From Saraswati to Ganga
|Saraswati flowing through the Thar Desert|
Because of this dramatic turn of events, the denizens of the Indus-Saraswati had to relocate Northwards, Westwards and Eastwards. The eastward movement formed the major chunk of migration and the attributes of Saraswati were gradually transferred to the other major river of the sub-continent, the Ganga.Most Early Harappan sites are located in the middle Ghaggar-Hakra river valley, and some on the Indus and the Saurashtra area of Gujarat. However, in the later period, the number of sites in the Ghaggar-Hakra and Indus diminish, while increasing in the Ganges plain and Saurashtra.
Supporting data is present in the literary evidence where the earliest texts like the Rig-Veda mention Ganga only twice, but later literature like the Upanishads, mention the river repeatedly!
As the senior Indian Archaeologist, SR Rao observes -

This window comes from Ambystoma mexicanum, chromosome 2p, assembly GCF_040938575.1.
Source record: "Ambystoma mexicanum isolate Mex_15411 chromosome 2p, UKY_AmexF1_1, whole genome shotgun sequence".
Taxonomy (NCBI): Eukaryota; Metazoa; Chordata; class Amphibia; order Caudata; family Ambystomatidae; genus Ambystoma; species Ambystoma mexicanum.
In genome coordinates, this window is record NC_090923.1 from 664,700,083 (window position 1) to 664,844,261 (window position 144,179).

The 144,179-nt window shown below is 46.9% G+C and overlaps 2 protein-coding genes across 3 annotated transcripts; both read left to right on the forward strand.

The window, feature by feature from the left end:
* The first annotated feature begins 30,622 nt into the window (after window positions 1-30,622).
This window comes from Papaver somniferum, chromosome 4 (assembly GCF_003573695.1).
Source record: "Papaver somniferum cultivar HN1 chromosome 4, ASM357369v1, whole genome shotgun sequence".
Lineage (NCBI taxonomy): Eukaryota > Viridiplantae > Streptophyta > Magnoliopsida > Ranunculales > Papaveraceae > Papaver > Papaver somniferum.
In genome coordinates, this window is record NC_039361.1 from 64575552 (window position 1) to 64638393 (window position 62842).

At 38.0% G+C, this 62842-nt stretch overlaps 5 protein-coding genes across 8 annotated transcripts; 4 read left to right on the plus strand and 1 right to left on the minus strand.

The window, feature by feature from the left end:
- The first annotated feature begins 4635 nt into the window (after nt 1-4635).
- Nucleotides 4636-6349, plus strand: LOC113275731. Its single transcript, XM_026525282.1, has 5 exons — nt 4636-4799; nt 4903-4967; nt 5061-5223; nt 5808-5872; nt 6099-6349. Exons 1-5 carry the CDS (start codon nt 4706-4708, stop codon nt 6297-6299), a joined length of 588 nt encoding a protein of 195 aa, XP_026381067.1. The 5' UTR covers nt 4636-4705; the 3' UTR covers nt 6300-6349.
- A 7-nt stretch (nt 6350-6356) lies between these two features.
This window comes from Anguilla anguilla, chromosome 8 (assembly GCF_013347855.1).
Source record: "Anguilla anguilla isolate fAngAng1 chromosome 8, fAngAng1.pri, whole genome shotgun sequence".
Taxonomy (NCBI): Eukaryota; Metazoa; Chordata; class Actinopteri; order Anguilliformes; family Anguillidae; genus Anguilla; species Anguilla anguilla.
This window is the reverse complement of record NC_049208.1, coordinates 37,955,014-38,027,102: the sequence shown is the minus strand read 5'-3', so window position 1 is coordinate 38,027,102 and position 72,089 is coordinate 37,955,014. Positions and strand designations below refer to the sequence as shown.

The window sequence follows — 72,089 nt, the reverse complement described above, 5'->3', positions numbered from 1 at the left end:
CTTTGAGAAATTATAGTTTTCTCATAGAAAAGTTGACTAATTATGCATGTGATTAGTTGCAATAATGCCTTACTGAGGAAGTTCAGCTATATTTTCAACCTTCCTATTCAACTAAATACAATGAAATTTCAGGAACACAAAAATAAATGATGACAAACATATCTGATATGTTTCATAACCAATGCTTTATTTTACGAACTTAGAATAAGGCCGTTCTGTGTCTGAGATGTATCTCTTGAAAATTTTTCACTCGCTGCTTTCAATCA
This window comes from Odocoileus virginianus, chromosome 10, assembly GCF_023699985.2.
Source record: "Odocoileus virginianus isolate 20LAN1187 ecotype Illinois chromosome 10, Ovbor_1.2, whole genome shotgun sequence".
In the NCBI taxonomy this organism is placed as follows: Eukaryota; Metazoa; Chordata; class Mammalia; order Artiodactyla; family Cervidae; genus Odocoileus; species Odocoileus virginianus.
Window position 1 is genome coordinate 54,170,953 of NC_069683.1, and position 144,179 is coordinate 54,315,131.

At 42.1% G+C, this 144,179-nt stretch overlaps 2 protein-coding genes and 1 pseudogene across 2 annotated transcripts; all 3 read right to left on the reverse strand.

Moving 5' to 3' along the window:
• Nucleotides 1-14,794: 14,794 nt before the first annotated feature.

In circa 1900 BCE most of the mature Harappa sites were wiped out forcing the inhabitants to seek new lands for settlement...
They seem to have left in great hurry and in small groups, seeking shelter initially on the eastern flank of the Sutlej and the Ghaggar and gradually moving towards the Yamuna. The refugees from Mohenjo-Daro and southern sites in Sind fled to Saurashtra and later occupied interior of the Peninsula.
Indeed, the Saraswat Brahmins still trace their origin from the banks of Saraswati and are today spread all over the country right from Kashmir to Kutch to Konkan!!